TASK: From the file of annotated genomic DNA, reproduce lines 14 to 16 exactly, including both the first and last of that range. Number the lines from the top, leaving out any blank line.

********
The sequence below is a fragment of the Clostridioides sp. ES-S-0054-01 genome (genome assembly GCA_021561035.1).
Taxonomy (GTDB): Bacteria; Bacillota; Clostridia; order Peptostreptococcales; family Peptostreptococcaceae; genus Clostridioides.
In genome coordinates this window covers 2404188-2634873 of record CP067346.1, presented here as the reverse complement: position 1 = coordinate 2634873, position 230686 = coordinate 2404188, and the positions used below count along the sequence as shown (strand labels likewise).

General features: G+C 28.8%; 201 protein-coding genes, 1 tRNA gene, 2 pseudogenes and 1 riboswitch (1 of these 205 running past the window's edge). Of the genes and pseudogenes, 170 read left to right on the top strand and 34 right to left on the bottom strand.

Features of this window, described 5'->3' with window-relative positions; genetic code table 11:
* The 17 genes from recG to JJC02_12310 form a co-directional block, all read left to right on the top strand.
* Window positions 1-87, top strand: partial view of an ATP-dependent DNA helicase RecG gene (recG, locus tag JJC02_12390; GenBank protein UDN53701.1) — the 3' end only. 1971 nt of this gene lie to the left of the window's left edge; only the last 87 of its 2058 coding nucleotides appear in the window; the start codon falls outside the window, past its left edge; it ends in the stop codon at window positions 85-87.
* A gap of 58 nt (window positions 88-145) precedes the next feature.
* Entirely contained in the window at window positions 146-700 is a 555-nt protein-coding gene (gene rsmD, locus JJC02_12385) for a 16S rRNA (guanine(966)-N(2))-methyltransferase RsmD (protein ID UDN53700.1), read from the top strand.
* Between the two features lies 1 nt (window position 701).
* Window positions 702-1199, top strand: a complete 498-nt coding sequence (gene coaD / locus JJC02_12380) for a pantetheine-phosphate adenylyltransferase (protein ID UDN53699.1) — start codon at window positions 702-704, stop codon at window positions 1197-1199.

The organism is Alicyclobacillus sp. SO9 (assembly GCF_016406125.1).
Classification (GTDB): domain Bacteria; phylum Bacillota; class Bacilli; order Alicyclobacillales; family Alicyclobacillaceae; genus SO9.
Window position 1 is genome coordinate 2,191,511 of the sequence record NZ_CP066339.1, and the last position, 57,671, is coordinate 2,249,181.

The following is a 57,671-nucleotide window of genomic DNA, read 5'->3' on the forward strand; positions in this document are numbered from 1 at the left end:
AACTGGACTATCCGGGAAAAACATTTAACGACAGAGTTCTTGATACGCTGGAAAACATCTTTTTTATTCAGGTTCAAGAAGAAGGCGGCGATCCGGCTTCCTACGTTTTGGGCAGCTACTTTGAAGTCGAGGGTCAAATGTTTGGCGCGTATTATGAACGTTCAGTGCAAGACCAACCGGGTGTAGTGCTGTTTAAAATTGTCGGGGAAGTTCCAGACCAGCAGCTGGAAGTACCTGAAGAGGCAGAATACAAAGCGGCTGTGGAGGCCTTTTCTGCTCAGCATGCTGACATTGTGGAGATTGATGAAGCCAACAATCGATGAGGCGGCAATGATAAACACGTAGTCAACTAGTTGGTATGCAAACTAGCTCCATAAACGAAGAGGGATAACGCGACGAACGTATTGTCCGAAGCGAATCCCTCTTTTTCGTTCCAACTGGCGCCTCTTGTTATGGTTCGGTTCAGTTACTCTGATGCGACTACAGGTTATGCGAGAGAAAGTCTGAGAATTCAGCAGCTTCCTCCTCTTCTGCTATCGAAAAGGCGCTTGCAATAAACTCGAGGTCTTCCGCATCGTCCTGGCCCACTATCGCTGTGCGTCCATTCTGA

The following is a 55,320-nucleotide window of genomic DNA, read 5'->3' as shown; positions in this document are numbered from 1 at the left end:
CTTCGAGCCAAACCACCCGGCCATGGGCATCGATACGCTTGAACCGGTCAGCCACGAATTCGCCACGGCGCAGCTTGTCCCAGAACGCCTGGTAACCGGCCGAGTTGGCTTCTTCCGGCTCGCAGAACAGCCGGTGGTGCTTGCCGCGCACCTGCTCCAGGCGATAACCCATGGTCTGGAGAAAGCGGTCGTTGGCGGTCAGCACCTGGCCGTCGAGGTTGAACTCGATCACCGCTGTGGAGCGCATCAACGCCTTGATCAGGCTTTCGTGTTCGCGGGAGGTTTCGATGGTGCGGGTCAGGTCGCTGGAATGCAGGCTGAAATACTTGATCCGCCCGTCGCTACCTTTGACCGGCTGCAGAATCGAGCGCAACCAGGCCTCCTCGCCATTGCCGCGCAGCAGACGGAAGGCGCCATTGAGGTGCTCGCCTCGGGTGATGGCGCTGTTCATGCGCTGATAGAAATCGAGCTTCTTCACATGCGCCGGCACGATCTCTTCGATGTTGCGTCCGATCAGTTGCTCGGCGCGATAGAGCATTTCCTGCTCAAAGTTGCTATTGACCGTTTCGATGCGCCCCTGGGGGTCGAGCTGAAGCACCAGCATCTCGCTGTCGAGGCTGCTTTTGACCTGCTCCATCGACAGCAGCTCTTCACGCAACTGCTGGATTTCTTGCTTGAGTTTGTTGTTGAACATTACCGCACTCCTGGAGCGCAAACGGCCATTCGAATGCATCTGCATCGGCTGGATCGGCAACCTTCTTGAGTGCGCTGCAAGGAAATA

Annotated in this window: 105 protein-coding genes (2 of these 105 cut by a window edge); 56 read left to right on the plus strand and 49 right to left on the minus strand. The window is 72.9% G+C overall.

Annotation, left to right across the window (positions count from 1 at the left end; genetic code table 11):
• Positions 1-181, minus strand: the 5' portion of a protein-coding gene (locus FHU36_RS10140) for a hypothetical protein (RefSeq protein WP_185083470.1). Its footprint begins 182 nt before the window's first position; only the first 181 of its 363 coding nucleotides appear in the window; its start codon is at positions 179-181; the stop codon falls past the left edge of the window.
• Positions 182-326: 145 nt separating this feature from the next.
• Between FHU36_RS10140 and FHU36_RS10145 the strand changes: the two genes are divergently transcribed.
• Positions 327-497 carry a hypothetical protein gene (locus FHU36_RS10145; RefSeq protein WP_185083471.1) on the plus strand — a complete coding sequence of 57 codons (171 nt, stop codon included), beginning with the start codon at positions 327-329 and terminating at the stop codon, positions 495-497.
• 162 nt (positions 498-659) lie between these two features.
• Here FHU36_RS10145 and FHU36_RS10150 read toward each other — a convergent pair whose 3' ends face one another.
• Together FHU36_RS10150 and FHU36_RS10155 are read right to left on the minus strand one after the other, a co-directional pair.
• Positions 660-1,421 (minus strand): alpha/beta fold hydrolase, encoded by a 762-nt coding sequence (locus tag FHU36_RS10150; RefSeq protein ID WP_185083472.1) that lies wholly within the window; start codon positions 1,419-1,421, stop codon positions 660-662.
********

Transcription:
Window position 1 is genome coordinate 2,191,511 of the sequence record NZ_CP066339.1, and the last position, 57,671, is coordinate 2,249,181.

The following is a 57,671-nucleotide window of genomic DNA, read 5'->3' on the forward strand; positions in this document are numbered from 1 at the left end:
AACTGGACTATCCGGGAAAAACATTTAACGACAGAGTTCTTGATACGCTGGAAAACATCTTTTTTATTCAGGTTCAAGAAGAAGGCGGCGATCCGGCTTCCTACGTTTTGGGCAGCTACTTTGAAGTCGAGGGTCAAATGTTTGGCGCGTATTATGAACGTTCAGTGCAAGACCAACCGGGTGTAGTGCTGTTTAAAATTGTCGGGGAAGTTCCAGACCAGCAGCTGGAAGTACCTGAAGAGGCAGAATACAAAGCGGCTGTGGAGGCCTTTTCTGCTCAGCATGCTGACATTGTGGAGATTGATGAAGCCAACAATCGATGAGGCGGCAATGATAAACACGTAGTCAACTAGTTGGTATGCAAACTAGCTCCATAAACGAAGAGGGATAACGCGACGAACGTATTGTCCGAAGCGAATCCCTCTTTTTCGTTCCAACTGGCGCCTCTTGTTATGGTTCGGTTCAGTTACTCTGATGCGACTACAGGTTATGCGAGAGAAAGTCTGAGAATTCAGCAGCTTCCTCCTCTTCTGCTATCGAAAAGGCGCTTGCAATAAACTCGAGGTCTTCCGCATCGTCCTGGCCCACTATCGCTGTGCGTCCATTCTGA